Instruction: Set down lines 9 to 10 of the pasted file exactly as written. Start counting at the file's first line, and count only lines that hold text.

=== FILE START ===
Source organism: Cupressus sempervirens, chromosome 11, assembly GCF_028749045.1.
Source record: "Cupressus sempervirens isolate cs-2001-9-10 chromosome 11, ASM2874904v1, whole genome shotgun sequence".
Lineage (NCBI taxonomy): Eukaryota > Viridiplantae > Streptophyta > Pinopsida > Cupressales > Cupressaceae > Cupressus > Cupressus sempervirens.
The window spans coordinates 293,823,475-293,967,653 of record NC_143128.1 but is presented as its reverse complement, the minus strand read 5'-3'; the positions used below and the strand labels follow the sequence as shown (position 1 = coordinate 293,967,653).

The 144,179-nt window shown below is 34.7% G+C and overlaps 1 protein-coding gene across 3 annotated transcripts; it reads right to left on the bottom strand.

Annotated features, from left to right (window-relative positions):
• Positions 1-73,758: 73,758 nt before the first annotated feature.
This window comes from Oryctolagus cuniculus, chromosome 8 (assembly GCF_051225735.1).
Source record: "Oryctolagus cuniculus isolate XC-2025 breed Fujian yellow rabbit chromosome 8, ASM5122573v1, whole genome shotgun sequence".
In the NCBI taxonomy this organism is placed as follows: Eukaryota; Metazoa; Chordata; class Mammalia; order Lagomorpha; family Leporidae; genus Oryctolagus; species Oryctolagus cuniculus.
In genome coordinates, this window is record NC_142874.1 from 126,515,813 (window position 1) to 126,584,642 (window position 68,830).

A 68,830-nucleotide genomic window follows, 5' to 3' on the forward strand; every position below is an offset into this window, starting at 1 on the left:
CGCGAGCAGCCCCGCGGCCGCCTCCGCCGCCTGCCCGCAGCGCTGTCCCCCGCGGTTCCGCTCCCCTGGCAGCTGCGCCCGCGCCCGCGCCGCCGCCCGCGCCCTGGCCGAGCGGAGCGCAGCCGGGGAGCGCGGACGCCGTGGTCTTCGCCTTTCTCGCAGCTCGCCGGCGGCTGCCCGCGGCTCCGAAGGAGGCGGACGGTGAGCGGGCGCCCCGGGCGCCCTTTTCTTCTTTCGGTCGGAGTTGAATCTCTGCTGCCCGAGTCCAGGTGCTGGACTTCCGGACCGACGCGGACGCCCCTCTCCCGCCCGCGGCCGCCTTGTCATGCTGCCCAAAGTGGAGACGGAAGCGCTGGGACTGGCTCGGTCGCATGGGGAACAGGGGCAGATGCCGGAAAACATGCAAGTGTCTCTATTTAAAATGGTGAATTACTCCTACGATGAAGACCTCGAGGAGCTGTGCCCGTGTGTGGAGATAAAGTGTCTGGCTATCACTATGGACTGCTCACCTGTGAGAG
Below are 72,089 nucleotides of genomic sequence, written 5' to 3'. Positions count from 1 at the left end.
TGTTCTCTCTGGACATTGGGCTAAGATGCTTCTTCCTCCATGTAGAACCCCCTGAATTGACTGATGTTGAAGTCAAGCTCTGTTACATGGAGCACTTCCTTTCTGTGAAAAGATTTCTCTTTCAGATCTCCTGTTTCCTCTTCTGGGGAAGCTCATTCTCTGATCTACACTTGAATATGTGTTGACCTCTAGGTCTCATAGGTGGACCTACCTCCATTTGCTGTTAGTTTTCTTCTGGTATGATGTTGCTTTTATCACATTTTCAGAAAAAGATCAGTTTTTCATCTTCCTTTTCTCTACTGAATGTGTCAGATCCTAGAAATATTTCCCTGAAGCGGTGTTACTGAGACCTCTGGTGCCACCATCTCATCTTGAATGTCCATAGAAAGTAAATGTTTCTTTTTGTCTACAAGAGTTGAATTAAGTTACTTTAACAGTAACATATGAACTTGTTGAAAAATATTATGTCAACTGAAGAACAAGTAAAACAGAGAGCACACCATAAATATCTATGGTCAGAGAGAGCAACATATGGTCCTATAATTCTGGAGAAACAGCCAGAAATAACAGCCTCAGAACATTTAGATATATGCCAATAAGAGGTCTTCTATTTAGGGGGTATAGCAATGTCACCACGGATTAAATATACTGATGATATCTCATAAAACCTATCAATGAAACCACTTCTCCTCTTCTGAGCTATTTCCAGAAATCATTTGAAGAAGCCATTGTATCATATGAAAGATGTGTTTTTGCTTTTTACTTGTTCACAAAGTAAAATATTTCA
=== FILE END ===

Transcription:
Source record: "Oryctolagus cuniculus isolate XC-2025 breed Fujian yellow rabbit chromosome 8, ASM5122573v1, whole genome shotgun sequence".
In the NCBI taxonomy this organism is placed as follows: Eukaryota; Metazoa; Chordata; class Mammalia; order Lagomorpha; family Leporidae; genus Oryctolagus; species Oryctolagus cuniculus.